12:15 | Characterizing Positionality in Games of Infinite Duration over Infinite Graphs ABSTRACT. We study turn-based quantitative games of infinite duration opposing two antagonistic players and played over graphs. This model is widely accepted as providing the adequate framework for formalizing the synthesis question for reactive systems. This important application motivates the question of strategy complexity: which valuations (or payoff functions) admit optimal positional strategies (without memory)? Valuations for which both players have optimal positional strategies have been characterized by Gimbert and Zielonka for finite graphs and by Colcombet and Niwiński for infinite graphs. However, for reactive synthesis, existence of optimal positional strategies for the opponent (which models an antagonistic environment) is irrelevant. Despite this fact, not much is known about valuations for which the protagonist admits optimal positional strategies, regardless of the opponent. In this work, we characterize valuations which admit such strategies over infinite graphs. Our characterization uses the vocabulary of universal graphs, which has also proved useful in understanding recent breakthrough results regarding the complexity of parity games. More precisely, we show that a valuation admitting universal graphs which are monotonic and well-ordered is positional over all game graphs, and – more surprisingly – that the converse is also true for valuations admitting neutral letters. We prove the applicability and elegance of the framework by unifying a number of known positionality results, establishing stronger ones, and providing a new closure property. |

Lunch will be held in Taub lobby (CP, LICS, ICLP) and in The Grand Water Research Institute (KR, FSCD, SAT).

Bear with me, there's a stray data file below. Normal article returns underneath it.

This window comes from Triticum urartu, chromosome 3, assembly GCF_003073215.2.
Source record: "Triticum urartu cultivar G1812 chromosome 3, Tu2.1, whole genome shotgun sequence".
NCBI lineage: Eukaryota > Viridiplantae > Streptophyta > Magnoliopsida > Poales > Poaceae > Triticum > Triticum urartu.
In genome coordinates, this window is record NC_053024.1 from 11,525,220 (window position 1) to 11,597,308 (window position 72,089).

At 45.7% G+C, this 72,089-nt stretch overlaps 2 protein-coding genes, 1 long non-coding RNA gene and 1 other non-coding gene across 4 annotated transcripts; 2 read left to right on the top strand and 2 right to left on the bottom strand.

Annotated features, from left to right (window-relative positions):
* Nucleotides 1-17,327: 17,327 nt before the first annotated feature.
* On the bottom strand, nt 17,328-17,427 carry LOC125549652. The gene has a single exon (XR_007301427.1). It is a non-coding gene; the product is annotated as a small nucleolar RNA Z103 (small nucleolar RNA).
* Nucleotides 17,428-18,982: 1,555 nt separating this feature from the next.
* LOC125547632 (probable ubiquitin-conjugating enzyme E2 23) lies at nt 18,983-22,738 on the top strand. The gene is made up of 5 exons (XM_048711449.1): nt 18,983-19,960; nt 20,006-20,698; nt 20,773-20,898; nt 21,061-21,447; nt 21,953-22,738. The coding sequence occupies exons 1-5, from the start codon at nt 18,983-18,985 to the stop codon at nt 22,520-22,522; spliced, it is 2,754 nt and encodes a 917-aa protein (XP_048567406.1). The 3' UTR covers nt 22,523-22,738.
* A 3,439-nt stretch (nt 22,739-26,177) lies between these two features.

Semantic Intermediate Representations for the Working Metatheoretician:

Abstract: Designers of typed programming languages commonly prove meta-theoretic properties such as type soundness for at least a core of their language. But any practical language implementation must provide some way of interoperating with code written in other languages -- usually via a foreign-function interface (FFI) -- which opens the door to new, potentially unsafe, behaviors that aren't accounted for in the original type soundness proof. Despite the prevalence of interoperability in practical software, principled foundations for the end-to-end design, implementation, and verification of interoperability mechanisms have been largely neglected. In this talk, I'll advocate a proof technique for _working metatheoreticians_ seeking to ensure soundness or security properties of real languages, which implement interoperability using glue code that mediates interaction between languages after compilation to a common lower-level intermediate representation (IR). This proof technique involves building a _semantic intermediate representation_: a semantic model of source-language types as relations on terms of the lower-level IR. Semantic IRs can be used to guide the design and implementation of sound FFIs and to verify that the IR glue code used to implement conversions ensures type soundness. More interestingly, semantic IRs provide a basis for numerous avenues of future work on the principled design of language interoperability: how to support the inclusion of libraries whose behavior is foreign to the original language, how to prove soundness and security properties that are robust to behaviors (attackers) outside of the semantic IR, and how to develop a semantic-IR compiler backend that makes it easier to implement and verify sound interoperability for a wide array of source languages.

Linear recurrences and Skolem problem (rescheduled talks from Tuesday)

**Edon Kelmendi**. Computing the Density of the Positivity Set for Linear Recurrence Sequences15 min

**Richard Lipton, Florian Luca, Joris Nieuwveld, Joel Ouaknine, David Purser and James Worrell**. On the Skolem Problem and the Skolem Conjecture15 min

Mario Roman. Monoidal Streams for Dataflow Programming

Paolo Pistone. Curry and Howard Meet Borel

Pascal Schweitzer. Choiceless Polynomial Time with Witnessed Symmetric Choice

Yoàv Montacute. The Pebble-Related Comonad in Finite Model Theory

Felipe Ferreira Santos. Separating LREC from LFP

Nikolas Mählmann. Model Checking on Interpretations of Classes of Bounded Local Cliquewidth

pickup at 18:00 from the Technion (Tour at Haifa, no food will be provided)